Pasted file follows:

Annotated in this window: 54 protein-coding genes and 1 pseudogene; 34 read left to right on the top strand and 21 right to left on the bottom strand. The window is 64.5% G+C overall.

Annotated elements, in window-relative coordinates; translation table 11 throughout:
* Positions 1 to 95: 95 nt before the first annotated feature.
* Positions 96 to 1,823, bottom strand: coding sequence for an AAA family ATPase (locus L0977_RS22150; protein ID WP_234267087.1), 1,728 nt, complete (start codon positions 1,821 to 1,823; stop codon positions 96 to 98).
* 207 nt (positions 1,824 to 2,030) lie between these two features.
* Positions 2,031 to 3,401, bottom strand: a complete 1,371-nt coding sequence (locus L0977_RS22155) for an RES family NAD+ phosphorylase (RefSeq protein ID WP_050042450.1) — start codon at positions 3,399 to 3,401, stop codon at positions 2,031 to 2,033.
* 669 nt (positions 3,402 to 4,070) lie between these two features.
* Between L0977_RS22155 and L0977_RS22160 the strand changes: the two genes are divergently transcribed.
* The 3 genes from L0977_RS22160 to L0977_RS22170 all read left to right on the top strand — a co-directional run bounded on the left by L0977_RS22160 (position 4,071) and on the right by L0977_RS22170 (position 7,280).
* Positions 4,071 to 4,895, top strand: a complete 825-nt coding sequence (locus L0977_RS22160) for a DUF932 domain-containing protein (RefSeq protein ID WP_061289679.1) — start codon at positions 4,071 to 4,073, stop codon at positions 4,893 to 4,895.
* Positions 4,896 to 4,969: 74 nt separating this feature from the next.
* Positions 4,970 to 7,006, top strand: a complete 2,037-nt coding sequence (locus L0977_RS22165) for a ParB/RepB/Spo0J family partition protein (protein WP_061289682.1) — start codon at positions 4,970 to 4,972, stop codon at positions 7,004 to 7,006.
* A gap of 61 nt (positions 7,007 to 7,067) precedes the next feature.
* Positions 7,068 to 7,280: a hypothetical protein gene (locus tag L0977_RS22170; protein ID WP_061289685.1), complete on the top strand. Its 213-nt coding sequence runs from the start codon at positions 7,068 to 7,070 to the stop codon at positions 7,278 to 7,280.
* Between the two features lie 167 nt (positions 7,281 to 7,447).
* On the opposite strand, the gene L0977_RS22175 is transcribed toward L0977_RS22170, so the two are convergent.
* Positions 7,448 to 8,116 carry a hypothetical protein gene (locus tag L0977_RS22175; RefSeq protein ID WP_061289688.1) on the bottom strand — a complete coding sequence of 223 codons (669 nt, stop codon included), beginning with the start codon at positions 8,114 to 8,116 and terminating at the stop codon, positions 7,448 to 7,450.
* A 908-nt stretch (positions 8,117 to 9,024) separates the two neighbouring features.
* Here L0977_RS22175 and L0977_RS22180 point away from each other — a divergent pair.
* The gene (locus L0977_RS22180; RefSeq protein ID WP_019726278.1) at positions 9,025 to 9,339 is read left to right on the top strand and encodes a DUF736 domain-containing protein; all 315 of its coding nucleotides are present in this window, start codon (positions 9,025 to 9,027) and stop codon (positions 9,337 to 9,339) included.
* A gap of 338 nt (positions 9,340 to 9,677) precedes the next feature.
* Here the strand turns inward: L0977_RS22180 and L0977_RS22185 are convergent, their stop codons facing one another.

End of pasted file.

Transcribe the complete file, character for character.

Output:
Annotated in this window: 54 protein-coding genes and 1 pseudogene; 34 read left to right on the top strand and 21 right to left on the bottom strand. The window is 64.5% G+C overall.

Annotated elements, in window-relative coordinates; translation table 11 throughout:
* Positions 1 to 95: 95 nt before the first annotated feature.
* Positions 96 to 1,823, bottom strand: coding sequence for an AAA family ATPase (locus L0977_RS22150; protein ID WP_234267087.1), 1,728 nt, complete (start codon positions 1,821 to 1,823; stop codon positions 96 to 98).
* 207 nt (positions 1,824 to 2,030) lie between these two features.
* Positions 2,031 to 3,401, bottom strand: a complete 1,371-nt coding sequence (locus L0977_RS22155) for an RES family NAD+ phosphorylase (RefSeq protein ID WP_050042450.1) — start codon at positions 3,399 to 3,401, stop codon at positions 2,031 to 2,033.
* 669 nt (positions 3,402 to 4,070) lie between these two features.
* Between L0977_RS22155 and L0977_RS22160 the strand changes: the two genes are divergently transcribed.
* The 3 genes from L0977_RS22160 to L0977_RS22170 all read left to right on the top strand — a co-directional run bounded on the left by L0977_RS22160 (position 4,071) and on the right by L0977_RS22170 (position 7,280).
* Positions 4,071 to 4,895, top strand: a complete 825-nt coding sequence (locus L0977_RS22160) for a DUF932 domain-containing protein (RefSeq protein ID WP_061289679.1) — start codon at positions 4,071 to 4,073, stop codon at positions 4,893 to 4,895.
* Positions 4,896 to 4,969: 74 nt separating this feature from the next.
* Positions 4,970 to 7,006, top strand: a complete 2,037-nt coding sequence (locus L0977_RS22165) for a ParB/RepB/Spo0J family partition protein (protein WP_061289682.1) — start codon at positions 4,970 to 4,972, stop codon at positions 7,004 to 7,006.
* A gap of 61 nt (positions 7,007 to 7,067) precedes the next feature.
* Positions 7,068 to 7,280: a hypothetical protein gene (locus tag L0977_RS22170; protein ID WP_061289685.1), complete on the top strand. Its 213-nt coding sequence runs from the start codon at positions 7,068 to 7,070 to the stop codon at positions 7,278 to 7,280.
* Between the two features lie 167 nt (positions 7,281 to 7,447).
* On the opposite strand, the gene L0977_RS22175 is transcribed toward L0977_RS22170, so the two are convergent.
* Positions 7,448 to 8,116 carry a hypothetical protein gene (locus tag L0977_RS22175; RefSeq protein ID WP_061289688.1) on the bottom strand — a complete coding sequence of 223 codons (669 nt, stop codon included), beginning with the start codon at positions 8,114 to 8,116 and terminating at the stop codon, positions 7,448 to 7,450.
* A 908-nt stretch (positions 8,117 to 9,024) separates the two neighbouring features.
* Here L0977_RS22175 and L0977_RS22180 point away from each other — a divergent pair.
* The gene (locus L0977_RS22180; RefSeq protein ID WP_019726278.1) at positions 9,025 to 9,339 is read left to right on the top strand and encodes a DUF736 domain-containing protein; all 315 of its coding nucleotides are present in this window, start codon (positions 9,025 to 9,027) and stop codon (positions 9,337 to 9,339) included.
* A gap of 338 nt (positions 9,340 to 9,677) precedes the next feature.
* Here the strand turns inward: L0977_RS22180 and L0977_RS22185 are convergent, their stop codons facing one another.